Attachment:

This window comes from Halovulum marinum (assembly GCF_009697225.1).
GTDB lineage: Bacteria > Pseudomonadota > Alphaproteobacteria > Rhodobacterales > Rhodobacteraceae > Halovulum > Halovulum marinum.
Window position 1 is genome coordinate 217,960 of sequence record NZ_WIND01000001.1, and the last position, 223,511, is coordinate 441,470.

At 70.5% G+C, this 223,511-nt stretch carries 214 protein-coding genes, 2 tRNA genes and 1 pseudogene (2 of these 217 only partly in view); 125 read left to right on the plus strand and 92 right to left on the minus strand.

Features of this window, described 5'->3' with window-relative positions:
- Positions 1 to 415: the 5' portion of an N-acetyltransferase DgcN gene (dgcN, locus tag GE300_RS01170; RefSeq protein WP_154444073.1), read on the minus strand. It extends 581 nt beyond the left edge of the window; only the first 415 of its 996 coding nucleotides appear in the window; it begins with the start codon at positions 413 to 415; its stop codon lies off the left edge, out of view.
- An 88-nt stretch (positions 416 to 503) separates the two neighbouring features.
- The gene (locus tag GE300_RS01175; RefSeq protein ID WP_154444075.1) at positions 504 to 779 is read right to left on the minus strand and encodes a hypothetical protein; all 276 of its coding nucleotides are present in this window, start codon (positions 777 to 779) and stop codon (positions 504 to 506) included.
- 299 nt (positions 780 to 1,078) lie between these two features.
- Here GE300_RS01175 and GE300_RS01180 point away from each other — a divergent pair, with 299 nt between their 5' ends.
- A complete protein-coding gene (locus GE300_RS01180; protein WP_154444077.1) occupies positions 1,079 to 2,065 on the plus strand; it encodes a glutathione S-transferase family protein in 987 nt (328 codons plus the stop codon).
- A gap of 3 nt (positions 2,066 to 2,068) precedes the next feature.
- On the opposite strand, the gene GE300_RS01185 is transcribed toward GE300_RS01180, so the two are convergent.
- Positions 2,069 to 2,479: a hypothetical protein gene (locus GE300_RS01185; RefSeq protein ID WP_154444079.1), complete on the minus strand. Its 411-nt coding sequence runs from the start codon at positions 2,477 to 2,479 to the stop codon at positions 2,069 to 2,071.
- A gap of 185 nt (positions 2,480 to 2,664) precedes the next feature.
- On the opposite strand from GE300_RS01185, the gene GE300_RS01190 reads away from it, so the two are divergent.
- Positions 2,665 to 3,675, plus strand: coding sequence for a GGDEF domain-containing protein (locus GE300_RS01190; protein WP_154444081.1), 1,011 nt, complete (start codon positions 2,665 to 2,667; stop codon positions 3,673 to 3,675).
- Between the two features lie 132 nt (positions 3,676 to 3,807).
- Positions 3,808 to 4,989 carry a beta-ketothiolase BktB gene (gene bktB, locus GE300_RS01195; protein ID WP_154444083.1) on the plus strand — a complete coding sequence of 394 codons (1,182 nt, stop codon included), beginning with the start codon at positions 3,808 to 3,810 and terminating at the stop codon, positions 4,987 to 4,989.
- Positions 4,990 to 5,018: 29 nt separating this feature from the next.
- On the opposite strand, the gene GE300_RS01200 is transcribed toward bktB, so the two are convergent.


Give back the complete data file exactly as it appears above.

This window comes from Halovulum marinum (assembly GCF_009697225.1).
GTDB lineage: Bacteria > Pseudomonadota > Alphaproteobacteria > Rhodobacterales > Rhodobacteraceae > Halovulum > Halovulum marinum.
Window position 1 is genome coordinate 217,960 of sequence record NZ_WIND01000001.1, and the last position, 223,511, is coordinate 441,470.

At 70.5% G+C, this 223,511-nt stretch carries 214 protein-coding genes, 2 tRNA genes and 1 pseudogene (2 of these 217 only partly in view); 125 read left to right on the plus strand and 92 right to left on the minus strand.

Features of this window, described 5'->3' with window-relative positions:
- Positions 1 to 415: the 5' portion of an N-acetyltransferase DgcN gene (dgcN, locus tag GE300_RS01170; RefSeq protein WP_154444073.1), read on the minus strand. It extends 581 nt beyond the left edge of the window; only the first 415 of its 996 coding nucleotides appear in the window; it begins with the start codon at positions 413 to 415; its stop codon lies off the left edge, out of view.
- An 88-nt stretch (positions 416 to 503) separates the two neighbouring features.
- The gene (locus tag GE300_RS01175; RefSeq protein ID WP_154444075.1) at positions 504 to 779 is read right to left on the minus strand and encodes a hypothetical protein; all 276 of its coding nucleotides are present in this window, start codon (positions 777 to 779) and stop codon (positions 504 to 506) included.
- 299 nt (positions 780 to 1,078) lie between these two features.
- Here GE300_RS01175 and GE300_RS01180 point away from each other — a divergent pair, with 299 nt between their 5' ends.
- A complete protein-coding gene (locus GE300_RS01180; protein WP_154444077.1) occupies positions 1,079 to 2,065 on the plus strand; it encodes a glutathione S-transferase family protein in 987 nt (328 codons plus the stop codon).
- A gap of 3 nt (positions 2,066 to 2,068) precedes the next feature.
- On the opposite strand, the gene GE300_RS01185 is transcribed toward GE300_RS01180, so the two are convergent.
- Positions 2,069 to 2,479: a hypothetical protein gene (locus GE300_RS01185; RefSeq protein ID WP_154444079.1), complete on the minus strand. Its 411-nt coding sequence runs from the start codon at positions 2,477 to 2,479 to the stop codon at positions 2,069 to 2,071.
- A gap of 185 nt (positions 2,480 to 2,664) precedes the next feature.
- On the opposite strand from GE300_RS01185, the gene GE300_RS01190 reads away from it, so the two are divergent.
- Positions 2,665 to 3,675, plus strand: coding sequence for a GGDEF domain-containing protein (locus GE300_RS01190; protein WP_154444081.1), 1,011 nt, complete (start codon positions 2,665 to 2,667; stop codon positions 3,673 to 3,675).
- Between the two features lie 132 nt (positions 3,676 to 3,807).
- Positions 3,808 to 4,989 carry a beta-ketothiolase BktB gene (gene bktB, locus GE300_RS01195; protein ID WP_154444083.1) on the plus strand — a complete coding sequence of 394 codons (1,182 nt, stop codon included), beginning with the start codon at positions 3,808 to 3,810 and terminating at the stop codon, positions 4,987 to 4,989.
- Positions 4,990 to 5,018: 29 nt separating this feature from the next.
- On the opposite strand, the gene GE300_RS01200 is transcribed toward bktB, so the two are convergent.